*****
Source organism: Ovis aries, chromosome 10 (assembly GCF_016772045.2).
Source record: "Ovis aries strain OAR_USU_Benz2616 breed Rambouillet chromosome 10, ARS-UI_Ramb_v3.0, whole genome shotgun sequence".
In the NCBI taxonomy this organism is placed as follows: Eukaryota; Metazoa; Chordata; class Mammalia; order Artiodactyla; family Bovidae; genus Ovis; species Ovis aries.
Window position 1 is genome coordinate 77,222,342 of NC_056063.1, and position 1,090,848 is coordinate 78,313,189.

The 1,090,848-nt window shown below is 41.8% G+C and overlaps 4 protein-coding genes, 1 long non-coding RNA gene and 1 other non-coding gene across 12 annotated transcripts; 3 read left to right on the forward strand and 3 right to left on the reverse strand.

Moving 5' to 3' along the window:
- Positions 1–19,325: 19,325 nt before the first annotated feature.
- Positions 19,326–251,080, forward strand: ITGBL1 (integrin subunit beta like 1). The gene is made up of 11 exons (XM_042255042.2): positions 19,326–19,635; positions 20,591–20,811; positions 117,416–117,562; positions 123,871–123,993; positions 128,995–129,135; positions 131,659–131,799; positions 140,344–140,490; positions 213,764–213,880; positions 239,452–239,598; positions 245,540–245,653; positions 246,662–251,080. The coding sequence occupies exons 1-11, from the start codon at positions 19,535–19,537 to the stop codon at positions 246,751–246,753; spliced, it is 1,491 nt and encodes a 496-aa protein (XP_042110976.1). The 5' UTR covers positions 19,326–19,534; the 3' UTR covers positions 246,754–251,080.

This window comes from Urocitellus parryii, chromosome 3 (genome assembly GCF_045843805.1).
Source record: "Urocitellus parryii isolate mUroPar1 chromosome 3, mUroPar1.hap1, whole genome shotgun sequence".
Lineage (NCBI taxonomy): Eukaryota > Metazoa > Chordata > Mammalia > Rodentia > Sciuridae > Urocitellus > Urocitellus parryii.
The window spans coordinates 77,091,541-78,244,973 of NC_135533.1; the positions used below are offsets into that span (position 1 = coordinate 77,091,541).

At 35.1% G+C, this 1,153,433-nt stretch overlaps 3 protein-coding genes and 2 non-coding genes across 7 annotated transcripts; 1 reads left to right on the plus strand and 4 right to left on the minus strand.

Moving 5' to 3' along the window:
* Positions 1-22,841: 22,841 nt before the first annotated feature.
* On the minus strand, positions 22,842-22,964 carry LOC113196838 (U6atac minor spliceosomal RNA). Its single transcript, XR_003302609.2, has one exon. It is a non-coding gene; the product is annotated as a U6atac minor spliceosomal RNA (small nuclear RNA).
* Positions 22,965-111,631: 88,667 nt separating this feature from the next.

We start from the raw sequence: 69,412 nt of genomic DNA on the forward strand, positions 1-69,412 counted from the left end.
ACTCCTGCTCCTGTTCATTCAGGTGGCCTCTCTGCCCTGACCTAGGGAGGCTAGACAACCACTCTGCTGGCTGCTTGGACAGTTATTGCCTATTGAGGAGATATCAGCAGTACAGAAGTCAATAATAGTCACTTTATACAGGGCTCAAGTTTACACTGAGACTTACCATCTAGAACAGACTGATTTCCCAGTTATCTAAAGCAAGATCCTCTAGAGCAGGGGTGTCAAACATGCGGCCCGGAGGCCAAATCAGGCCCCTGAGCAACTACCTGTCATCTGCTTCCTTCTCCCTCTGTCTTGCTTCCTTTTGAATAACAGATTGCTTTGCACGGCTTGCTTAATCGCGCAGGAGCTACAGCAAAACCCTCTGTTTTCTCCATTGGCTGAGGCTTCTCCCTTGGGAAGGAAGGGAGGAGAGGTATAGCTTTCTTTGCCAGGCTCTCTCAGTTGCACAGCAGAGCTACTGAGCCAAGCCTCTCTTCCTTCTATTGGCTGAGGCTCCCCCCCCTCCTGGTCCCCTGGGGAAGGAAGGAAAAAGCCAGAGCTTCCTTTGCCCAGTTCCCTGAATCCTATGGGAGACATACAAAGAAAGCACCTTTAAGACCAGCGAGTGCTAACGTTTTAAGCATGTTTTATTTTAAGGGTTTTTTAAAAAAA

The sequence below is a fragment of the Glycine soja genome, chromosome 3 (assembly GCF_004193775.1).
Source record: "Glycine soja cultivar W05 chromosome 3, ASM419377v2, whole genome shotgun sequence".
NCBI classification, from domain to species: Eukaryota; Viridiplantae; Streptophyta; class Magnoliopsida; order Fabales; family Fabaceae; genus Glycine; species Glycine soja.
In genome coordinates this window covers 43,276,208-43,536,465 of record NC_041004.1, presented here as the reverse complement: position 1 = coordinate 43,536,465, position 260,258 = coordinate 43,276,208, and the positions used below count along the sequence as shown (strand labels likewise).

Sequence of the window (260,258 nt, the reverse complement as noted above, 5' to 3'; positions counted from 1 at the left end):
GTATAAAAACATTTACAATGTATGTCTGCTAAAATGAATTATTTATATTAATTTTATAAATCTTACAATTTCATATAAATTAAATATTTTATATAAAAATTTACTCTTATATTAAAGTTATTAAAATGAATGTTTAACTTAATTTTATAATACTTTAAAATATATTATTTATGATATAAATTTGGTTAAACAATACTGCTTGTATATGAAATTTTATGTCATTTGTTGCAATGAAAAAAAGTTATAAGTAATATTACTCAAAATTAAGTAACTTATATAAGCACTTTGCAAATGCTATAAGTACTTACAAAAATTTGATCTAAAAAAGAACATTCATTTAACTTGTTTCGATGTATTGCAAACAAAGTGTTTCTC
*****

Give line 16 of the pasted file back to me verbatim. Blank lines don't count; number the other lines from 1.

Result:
* On the minus strand, positions 22,842-22,964 carry LOC113196838 (U6atac minor spliceosomal RNA). Its single transcript, XR_003302609.2, has one exon. It is a non-coding gene; the product is annotated as a U6atac minor spliceosomal RNA (small nuclear RNA).